A Medical Device Daily
Thoratec (Pleasanton, California) has had its share of lows in terms of news in recent months. While still riding high on earlier reports of a significant revenue increase in March, the company, which makes products to support the failing heart, must contend with the FDA delaying its Heartmate II (HMII) device and several device recalls.
Thoratec reported that the real driver of its performance, the Heartmate II, a ventricular assist device, has been pushed back due to FDA concerns regarding the data interpretation of the devices trial. The device’s approval timeline is now scheduled for 1Q08, up from an expected approval in 3Q07. The company’s strong performance during 1Q07, which included an 18% increase in revenues was said to bode well for the HMII, once it launched (Medical Device Daily, May 7, 2007).
On top of that delay Thoratec is still contending with the fallout from recalls on 378 TLC-II portable VAD Drivers manufactured or serviced since September, 2005; and 2,484 paracorporeal ventricular assist devices (PVAD) manufactured and distributed prior to October 2006.
The TLC-II recall, which was initiated in early June, relates to increased reports of premature motor failure, possibly resulting in the loss of VAD support for a patient’s circulatory system. The PVAD recall initiated on April 9 relates to improper assembly during surgical implantation which has resulted in three deaths since 1996.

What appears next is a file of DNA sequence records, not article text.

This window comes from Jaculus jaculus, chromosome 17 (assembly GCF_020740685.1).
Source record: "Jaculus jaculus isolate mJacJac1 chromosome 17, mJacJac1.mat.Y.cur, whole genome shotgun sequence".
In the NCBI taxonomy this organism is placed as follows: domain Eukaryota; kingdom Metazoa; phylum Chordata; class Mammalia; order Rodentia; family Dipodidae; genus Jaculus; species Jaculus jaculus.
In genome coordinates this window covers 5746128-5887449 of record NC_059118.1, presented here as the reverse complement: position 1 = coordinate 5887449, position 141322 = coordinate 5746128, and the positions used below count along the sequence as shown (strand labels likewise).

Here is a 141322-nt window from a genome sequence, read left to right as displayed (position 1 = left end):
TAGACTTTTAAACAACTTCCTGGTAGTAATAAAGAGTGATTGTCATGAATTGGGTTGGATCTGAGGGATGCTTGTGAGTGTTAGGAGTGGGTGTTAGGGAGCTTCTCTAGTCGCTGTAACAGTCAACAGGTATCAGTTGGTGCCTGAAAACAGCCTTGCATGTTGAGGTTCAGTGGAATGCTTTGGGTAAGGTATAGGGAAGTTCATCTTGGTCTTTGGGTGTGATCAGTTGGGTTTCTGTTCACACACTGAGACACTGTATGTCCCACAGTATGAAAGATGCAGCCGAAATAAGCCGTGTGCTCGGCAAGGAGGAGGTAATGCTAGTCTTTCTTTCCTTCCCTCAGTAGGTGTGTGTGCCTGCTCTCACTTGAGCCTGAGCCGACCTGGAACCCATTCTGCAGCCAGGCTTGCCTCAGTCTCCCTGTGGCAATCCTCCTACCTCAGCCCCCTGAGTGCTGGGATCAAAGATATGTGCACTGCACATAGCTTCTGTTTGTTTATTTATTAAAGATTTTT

The PVAD’s manufactured prior to October 2006 included black collets and collet nuts used to secure the cannula to the pump that have been involved in several reports of incorrect assembly with the inflow cannulae during surgical implantation, which has in three cases resulted in severe bleeding and death. The affected PVADs were distributed directly to 149 hospitals throughout the U.S. and other countries. Thoratec notified its customers of the recall by letter on April 9 and is arranging for the application of conspicuous warning labels to all recalled products remaining in hospital inventory. As of July 13, the company’s records indicated that the application of warning labels to affected PVADs is 92% complete.
The recalls are unlikely to affect sales of either devices the company said. The TLC-II recall could result in slightly higher service costs with shorter service intervals. Still the company is touting that this will be “immaterial” to its bottom-line.